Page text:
"Three Sisters", as all of Chekhov's most popular plays, was written near the end of his life, in 1900. "Three Sisters" was the first play that Chekhov wrote specifically for the Moscow Art Theatre, having experienced commercial success in his previous collaborations with the company, "The Seagull" and "Uncle Vanya".
The play is set in a small, remote town dominated by an army base. The action takes place in the Prozorov family home over a span of several years.
Born and bred in a thriving metropolis, the Prozorovs came to this small town when their father was made commander of the local army brigade. Now, the Prozorov family consists of four siblings: Olga, Masha, Andrei and Irina, the youngest. Three sisters and one brother.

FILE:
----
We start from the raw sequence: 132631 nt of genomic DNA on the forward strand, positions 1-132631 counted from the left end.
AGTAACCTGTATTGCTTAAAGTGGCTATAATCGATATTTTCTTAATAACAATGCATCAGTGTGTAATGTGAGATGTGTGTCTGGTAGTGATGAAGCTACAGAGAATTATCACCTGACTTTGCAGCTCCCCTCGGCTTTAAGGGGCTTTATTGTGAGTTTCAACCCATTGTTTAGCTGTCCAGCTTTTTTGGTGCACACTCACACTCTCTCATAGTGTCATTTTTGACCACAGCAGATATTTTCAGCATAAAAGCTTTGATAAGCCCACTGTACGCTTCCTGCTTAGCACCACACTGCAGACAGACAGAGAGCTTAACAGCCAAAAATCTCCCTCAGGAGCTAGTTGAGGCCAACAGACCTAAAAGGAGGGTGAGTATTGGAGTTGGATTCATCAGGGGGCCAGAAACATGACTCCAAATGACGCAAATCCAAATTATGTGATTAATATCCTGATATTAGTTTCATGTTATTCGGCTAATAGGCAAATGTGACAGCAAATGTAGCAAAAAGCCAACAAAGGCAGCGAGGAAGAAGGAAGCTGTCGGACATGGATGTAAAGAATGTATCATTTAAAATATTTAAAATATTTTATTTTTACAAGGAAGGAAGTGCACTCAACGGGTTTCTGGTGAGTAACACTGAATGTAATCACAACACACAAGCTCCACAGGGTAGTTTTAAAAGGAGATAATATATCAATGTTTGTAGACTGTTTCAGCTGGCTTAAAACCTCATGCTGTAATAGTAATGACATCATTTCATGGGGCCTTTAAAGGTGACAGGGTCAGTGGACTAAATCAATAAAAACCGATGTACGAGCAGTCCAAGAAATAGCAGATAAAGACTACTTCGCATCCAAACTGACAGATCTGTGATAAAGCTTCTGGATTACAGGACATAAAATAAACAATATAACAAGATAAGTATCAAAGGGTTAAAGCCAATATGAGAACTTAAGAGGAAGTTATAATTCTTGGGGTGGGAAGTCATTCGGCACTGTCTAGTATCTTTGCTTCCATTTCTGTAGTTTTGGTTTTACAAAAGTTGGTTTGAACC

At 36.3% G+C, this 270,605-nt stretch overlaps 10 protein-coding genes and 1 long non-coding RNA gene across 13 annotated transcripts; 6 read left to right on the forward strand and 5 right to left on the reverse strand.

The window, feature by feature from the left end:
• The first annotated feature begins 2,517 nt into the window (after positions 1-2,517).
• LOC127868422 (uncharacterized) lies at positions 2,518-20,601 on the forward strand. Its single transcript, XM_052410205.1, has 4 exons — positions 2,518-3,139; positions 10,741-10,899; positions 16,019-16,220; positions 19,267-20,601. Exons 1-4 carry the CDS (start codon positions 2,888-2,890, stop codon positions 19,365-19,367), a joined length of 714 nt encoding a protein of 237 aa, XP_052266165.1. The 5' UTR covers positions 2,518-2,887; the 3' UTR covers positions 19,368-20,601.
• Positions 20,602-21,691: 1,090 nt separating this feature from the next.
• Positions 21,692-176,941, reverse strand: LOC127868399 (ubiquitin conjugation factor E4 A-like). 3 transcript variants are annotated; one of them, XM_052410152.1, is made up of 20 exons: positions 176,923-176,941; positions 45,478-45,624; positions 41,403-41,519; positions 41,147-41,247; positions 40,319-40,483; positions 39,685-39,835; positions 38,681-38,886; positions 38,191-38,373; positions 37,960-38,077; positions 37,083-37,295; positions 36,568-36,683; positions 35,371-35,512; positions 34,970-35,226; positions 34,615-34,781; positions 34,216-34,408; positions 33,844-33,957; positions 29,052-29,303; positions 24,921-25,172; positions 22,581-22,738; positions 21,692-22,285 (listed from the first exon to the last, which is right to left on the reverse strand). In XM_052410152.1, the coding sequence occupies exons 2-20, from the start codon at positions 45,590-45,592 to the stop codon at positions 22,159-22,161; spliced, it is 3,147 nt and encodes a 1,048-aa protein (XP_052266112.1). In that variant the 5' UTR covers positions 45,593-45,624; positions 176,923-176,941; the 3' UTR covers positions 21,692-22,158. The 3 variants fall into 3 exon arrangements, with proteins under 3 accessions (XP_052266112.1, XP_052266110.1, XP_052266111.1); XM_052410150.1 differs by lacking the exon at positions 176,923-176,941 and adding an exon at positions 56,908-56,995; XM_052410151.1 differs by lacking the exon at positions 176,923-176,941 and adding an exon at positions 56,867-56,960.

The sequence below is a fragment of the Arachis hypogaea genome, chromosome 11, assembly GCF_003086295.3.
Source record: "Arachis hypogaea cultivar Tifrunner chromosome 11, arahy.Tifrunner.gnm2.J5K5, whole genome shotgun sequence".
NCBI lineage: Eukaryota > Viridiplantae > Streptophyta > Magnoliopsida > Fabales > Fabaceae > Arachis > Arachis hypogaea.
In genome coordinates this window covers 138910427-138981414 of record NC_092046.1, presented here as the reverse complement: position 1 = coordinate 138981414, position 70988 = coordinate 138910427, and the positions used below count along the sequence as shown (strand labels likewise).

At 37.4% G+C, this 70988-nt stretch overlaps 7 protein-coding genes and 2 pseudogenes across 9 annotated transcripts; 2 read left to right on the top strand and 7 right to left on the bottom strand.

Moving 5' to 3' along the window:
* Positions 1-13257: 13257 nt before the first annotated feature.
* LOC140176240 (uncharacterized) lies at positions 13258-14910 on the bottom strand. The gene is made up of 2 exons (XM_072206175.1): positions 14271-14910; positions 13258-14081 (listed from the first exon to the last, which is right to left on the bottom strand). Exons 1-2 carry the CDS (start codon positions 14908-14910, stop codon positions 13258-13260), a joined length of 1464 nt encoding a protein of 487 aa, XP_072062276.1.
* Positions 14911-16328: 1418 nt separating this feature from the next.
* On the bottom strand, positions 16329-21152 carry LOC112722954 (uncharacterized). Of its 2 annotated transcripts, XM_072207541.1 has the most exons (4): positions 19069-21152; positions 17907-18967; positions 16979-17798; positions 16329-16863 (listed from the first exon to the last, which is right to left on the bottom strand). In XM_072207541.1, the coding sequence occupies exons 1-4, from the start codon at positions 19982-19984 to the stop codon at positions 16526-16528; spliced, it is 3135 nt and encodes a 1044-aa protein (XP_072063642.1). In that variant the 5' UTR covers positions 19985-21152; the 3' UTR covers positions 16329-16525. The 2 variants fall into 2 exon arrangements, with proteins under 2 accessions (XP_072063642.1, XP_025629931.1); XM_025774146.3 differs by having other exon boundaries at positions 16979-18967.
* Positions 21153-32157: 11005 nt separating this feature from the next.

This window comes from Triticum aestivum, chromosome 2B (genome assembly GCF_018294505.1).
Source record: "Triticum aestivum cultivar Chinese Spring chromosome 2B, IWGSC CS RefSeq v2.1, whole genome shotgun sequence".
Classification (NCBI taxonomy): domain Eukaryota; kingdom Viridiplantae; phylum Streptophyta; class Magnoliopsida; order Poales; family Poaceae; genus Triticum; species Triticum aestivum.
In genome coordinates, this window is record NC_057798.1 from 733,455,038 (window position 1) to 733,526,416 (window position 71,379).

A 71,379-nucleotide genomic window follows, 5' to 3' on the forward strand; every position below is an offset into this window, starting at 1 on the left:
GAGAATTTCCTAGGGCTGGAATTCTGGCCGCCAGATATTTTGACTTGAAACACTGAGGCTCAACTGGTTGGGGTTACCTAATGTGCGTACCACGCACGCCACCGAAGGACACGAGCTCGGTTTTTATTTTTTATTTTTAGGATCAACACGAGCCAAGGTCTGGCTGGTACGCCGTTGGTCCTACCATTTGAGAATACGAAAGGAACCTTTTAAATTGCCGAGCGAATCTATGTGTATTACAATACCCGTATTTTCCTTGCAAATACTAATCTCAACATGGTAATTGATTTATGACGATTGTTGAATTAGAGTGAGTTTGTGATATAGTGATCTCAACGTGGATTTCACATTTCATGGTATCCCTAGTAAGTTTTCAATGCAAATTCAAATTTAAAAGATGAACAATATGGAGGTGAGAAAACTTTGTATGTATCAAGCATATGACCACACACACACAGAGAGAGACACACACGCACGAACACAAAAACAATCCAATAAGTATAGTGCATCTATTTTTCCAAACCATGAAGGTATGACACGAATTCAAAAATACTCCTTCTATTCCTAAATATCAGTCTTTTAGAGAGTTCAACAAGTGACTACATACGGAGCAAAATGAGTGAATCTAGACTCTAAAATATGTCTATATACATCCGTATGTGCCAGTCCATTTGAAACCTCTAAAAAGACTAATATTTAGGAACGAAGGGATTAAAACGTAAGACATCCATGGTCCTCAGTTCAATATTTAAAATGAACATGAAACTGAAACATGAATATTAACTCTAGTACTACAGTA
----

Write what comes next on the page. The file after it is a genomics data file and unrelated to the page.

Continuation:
Both of the Prozorovs’ parents have died. The mother many years ago; the father precisely one year earlier, on Irina’s 21st birthday. Irina’s 22nd birthday is thus also the first anniversary of her father’s death. Old family friends and acquaintances drop in on the family to mark the occasion.
Amongst the visitors is Colonel Vershinin, the new brigade commander, who has only recently arrived in town and becomes a spark of new potential, particularly for Masha.
Each act of the play moves forward in time, charting five years in the life of the town, its soldiers, the Prozorov household and its three sisters.
The characters of "Three Sisters" are outstanding examples of Chekhovian boredom, longing, and listlessness. The playwright portrays the sisters’ social aspirations with sensitivity and irony, using them as emblems of Russian middle-class pretensions and despair.